Given the probable resistance from the laity to a restoration of Friday abstinence, I would think a good first step would be for the bishops to impose it as a discipline on the clergy and let their example speak to the people.

  27. wmeyer says:

    Awesome, but I thought Fridays were always a day of abstinence year round? I’ve been abstaining from meat and all the rest every friday anyways…

    After the Council, it is my understanding that the previously universal Friday abstinence was made one option for the always required penance. It became possible then to select a different and more personal approach to penance and sacrifice. It was not a cancellation of the requirements.

  28. The Masked Chicken says:

    “It was not a cancellation of the requirements.”

    How many people got the message? Even a good friend, who is a loyal orthodox Latin Catholic, only found out a few years ago that Friday was still a day of penance. When I was growing up, the only message we heard was that they did away with meatless Fridays. No one said a word about penance.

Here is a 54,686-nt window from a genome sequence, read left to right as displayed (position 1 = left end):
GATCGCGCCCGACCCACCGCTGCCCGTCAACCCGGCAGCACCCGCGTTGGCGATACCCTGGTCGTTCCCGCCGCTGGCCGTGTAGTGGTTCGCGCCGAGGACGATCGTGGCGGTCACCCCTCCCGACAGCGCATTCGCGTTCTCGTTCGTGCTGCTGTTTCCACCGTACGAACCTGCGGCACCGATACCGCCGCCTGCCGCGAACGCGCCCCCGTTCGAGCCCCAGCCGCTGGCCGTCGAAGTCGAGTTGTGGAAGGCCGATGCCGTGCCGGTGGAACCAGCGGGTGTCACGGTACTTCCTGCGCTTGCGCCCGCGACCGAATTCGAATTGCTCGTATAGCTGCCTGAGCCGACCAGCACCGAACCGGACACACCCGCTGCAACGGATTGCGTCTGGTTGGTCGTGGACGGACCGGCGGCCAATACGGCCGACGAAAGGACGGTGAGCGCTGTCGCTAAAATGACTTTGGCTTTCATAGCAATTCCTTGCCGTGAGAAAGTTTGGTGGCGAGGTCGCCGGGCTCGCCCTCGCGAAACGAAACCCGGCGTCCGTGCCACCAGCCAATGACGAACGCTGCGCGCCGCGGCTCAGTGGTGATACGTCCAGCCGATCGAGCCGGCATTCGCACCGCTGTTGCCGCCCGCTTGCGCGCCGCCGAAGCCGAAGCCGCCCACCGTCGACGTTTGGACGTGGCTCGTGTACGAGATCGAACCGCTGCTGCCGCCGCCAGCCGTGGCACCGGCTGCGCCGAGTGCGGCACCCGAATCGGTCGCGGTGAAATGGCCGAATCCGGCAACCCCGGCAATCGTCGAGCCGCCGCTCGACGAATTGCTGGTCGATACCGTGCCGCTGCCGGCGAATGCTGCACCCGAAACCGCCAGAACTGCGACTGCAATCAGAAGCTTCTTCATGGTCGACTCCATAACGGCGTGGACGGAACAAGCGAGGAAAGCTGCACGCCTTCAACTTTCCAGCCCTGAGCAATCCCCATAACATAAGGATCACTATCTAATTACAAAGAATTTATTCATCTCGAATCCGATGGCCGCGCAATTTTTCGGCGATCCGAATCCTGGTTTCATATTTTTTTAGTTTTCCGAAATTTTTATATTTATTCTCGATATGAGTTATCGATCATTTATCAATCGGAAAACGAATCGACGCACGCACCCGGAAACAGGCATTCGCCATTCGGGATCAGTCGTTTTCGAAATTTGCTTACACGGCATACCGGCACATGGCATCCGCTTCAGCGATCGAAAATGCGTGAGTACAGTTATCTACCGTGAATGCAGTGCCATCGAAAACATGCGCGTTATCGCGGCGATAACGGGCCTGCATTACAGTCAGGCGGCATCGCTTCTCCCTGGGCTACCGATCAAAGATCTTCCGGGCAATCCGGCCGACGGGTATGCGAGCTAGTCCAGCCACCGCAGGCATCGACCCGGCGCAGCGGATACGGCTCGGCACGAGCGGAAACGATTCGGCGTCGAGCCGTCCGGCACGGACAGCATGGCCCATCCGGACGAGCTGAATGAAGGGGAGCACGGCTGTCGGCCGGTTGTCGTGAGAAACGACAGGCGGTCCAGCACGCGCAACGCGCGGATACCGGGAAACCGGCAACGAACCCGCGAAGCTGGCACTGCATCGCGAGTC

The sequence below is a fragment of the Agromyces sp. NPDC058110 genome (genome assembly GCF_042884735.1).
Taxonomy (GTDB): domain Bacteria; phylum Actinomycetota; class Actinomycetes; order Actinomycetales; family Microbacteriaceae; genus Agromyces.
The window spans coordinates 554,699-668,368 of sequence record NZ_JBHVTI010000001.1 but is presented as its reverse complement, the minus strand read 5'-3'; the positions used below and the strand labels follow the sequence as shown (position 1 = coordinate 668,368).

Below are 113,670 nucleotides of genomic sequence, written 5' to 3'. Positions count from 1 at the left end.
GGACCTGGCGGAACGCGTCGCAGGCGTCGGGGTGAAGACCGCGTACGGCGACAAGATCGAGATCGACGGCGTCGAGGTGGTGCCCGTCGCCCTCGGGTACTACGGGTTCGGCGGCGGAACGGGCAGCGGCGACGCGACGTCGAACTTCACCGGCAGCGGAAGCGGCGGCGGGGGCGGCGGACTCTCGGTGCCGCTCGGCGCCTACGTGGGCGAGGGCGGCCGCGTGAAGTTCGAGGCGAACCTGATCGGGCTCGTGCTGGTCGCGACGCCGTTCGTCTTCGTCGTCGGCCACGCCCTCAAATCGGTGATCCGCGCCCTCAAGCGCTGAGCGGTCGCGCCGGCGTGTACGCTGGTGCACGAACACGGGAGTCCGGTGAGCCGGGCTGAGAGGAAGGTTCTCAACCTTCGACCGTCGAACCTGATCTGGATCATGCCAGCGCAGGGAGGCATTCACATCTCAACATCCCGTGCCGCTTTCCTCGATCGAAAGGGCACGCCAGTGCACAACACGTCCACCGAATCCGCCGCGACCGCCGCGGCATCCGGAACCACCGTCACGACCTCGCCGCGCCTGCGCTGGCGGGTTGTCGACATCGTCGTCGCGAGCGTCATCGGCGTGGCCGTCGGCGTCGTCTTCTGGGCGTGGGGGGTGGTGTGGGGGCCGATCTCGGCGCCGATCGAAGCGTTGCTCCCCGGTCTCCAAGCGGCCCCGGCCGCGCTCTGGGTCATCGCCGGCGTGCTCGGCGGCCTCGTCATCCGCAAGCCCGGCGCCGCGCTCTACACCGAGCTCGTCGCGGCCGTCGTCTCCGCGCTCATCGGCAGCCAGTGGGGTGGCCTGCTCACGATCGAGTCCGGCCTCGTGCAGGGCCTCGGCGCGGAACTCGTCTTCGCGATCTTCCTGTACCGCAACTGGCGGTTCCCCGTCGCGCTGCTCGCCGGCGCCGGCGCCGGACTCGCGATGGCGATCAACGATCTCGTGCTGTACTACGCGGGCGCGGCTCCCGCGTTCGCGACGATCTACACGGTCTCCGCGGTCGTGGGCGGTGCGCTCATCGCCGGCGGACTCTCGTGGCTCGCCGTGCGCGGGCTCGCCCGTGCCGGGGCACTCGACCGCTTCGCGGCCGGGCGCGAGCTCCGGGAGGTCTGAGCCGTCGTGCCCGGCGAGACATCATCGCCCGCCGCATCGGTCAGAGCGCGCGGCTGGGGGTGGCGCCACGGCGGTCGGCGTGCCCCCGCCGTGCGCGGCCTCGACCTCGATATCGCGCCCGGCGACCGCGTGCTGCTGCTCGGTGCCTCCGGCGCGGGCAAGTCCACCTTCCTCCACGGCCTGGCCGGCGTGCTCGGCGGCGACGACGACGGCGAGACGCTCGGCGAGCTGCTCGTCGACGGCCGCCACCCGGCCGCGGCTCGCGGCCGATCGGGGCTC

If you did a blind, honest poll of the Catholic in the Street (CITS), I’ll bet you will find, probably, 80% of them think that Vatican II did away with everything having to do with Fridays outside of Lent. Where is the PEW Foundation when you need them?

    The Chicken

  29. The Masked Chicken says:

    The Masked Chicken and Chick…I sense a superhero team…saving the world, one cluck at a time.

  30. tominrichmond says:

    And how about upping the Eucharistic fast from the exceedinly lame one hour to at least 3?